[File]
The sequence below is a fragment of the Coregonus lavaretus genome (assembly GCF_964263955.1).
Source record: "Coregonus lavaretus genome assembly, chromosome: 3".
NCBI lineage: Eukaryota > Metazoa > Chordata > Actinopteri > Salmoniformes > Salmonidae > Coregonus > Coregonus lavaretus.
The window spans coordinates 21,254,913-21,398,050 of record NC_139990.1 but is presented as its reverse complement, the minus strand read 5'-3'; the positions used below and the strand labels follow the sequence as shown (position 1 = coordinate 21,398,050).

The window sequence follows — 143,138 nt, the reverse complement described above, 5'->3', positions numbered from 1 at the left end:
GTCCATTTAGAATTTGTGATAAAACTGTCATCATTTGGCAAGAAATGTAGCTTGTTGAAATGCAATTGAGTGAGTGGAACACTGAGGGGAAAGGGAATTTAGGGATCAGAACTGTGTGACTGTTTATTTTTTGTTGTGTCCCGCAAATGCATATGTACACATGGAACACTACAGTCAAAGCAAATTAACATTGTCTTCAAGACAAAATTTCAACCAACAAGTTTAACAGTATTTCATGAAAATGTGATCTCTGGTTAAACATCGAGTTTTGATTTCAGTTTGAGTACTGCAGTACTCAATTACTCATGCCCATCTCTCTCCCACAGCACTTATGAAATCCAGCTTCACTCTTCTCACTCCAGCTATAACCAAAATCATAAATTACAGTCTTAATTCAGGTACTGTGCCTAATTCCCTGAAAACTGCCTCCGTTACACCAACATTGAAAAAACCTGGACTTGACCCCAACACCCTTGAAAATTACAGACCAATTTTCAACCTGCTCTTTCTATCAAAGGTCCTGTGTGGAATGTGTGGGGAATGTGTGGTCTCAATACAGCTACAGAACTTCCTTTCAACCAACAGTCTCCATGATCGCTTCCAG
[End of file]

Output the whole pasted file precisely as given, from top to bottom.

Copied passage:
The sequence below is a fragment of the Coregonus lavaretus genome (assembly GCF_964263955.1).
Source record: "Coregonus lavaretus genome assembly, chromosome: 3".
NCBI lineage: Eukaryota > Metazoa > Chordata > Actinopteri > Salmoniformes > Salmonidae > Coregonus > Coregonus lavaretus.
The window spans coordinates 21,254,913-21,398,050 of record NC_139990.1 but is presented as its reverse complement, the minus strand read 5'-3'; the positions used below and the strand labels follow the sequence as shown (position 1 = coordinate 21,398,050).

The window sequence follows — 143,138 nt, the reverse complement described above, 5'->3', positions numbered from 1 at the left end:
GTCCATTTAGAATTTGTGATAAAACTGTCATCATTTGGCAAGAAATGTAGCTTGTTGAAATGCAATTGAGTGAGTGGAACACTGAGGGGAAAGGGAATTTAGGGATCAGAACTGTGTGACTGTTTATTTTTTGTTGTGTCCCGCAAATGCATATGTACACATGGAACACTACAGTCAAAGCAAATTAACATTGTCTTCAAGACAAAATTTCAACCAACAAGTTTAACAGTATTTCATGAAAATGTGATCTCTGGTTAAACATCGAGTTTTGATTTCAGTTTGAGTACTGCAGTACTCAATTACTCATGCCCATCTCTCTCCCACAGCACTTATGAAATCCAGCTTCACTCTTCTCACTCCAGCTATAACCAAAATCATAAATTACAGTCTTAATTCAGGTACTGTGCCTAATTCCCTGAAAACTGCCTCCGTTACACCAACATTGAAAAAACCTGGACTTGACCCCAACACCCTTGAAAATTACAGACCAATTTTCAACCTGCTCTTTCTATCAAAGGTCCTGTGTGGAATGTGTGGGGAATGTGTGGTCTCAATACAGCTACAGAACTTCCTTTCAACCAACAGTCTCCATGATCGCTTCCAG